So there's the familiar problem that has been around for quite a while now, but personally, I have never been able to get my head around WHY the answer is the case. I've seen it written out long ways, short ways, with demonstrations and thought experiments, but never have I been able to bend my mind to accept it.

Problem (in this version, from Wired magazine):

Suppose you're on a game show and you're given the choice of three doors: Behind one door is a car; behind the others, goats. You pick a door, say Number 1. The host, who knows what's behind all the doors, opens another; say Number 3, which he knows is hiding a goat. He then asks, "Do you want to pick door Number 2?" Is it to your advantage to switch your choice?

Answer:

Yes. Switching your choice always raises your odds. Originally you had a 1 in 3 chance of guessing the correct door. When Monty shows you the goat behind a door you didn't choose, the probability of a car being behind that door drops to zero and the chance that there's a car behind the third door thus rises to 2 in 3. So your odds improve if you switch your choice.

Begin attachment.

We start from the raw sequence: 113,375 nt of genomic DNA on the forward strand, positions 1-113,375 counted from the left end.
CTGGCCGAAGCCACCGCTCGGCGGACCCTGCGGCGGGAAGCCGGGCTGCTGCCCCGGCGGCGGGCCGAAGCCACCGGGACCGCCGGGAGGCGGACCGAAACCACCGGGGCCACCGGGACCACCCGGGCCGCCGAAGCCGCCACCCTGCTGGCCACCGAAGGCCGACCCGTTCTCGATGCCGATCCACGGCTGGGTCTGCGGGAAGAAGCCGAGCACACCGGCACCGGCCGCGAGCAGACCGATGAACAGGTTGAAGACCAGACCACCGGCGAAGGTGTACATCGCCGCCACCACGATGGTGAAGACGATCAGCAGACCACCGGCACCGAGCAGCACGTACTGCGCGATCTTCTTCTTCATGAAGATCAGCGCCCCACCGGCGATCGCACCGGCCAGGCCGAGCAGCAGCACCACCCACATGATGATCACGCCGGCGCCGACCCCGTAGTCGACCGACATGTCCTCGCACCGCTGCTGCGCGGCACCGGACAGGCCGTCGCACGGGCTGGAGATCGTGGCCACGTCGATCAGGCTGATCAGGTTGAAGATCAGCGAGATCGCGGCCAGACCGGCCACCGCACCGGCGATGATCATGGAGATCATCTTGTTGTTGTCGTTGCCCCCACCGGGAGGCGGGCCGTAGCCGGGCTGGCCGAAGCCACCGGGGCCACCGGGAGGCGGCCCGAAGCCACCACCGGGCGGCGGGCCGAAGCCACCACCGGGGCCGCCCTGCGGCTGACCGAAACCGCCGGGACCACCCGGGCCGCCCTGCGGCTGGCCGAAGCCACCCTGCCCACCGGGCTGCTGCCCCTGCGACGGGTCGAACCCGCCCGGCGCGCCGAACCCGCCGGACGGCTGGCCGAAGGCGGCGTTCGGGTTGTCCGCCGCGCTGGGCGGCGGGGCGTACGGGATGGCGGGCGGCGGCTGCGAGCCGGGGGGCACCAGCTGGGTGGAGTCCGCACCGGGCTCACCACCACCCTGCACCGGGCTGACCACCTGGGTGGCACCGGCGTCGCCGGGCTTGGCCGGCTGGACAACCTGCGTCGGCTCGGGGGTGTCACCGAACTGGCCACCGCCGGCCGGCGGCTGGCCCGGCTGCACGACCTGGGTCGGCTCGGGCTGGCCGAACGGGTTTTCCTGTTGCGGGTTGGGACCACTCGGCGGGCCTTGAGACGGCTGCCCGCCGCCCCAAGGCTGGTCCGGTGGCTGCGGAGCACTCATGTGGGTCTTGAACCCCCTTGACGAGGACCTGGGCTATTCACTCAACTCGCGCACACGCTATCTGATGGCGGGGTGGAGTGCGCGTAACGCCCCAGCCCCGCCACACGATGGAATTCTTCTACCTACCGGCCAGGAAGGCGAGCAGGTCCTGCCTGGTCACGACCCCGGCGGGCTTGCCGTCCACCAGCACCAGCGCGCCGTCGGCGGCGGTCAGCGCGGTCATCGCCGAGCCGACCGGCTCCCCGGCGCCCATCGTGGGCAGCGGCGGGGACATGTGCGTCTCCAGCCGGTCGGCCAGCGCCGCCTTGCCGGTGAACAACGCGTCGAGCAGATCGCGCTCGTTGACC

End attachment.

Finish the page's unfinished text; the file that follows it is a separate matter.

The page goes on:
Now, here is where I can't follow it. Why are the odds after the door has been opened not 1 in 2?

The way I see it, when you are offered the swap, you are effectively given the choice to choose again, between the two remaining doors, which makes it 1 in 2 (surely?). If you choose the same door again, it is the same *effect* as sticking with the original 1 in 3 odds, but with updated information - making it a 1 in 2. The third door is now irrelevant, which suggests to me that *'the chance that there's a car behind the third door thus rises to 2 in 3.'* is bunkem.

Anyone care to have a go at explaining it?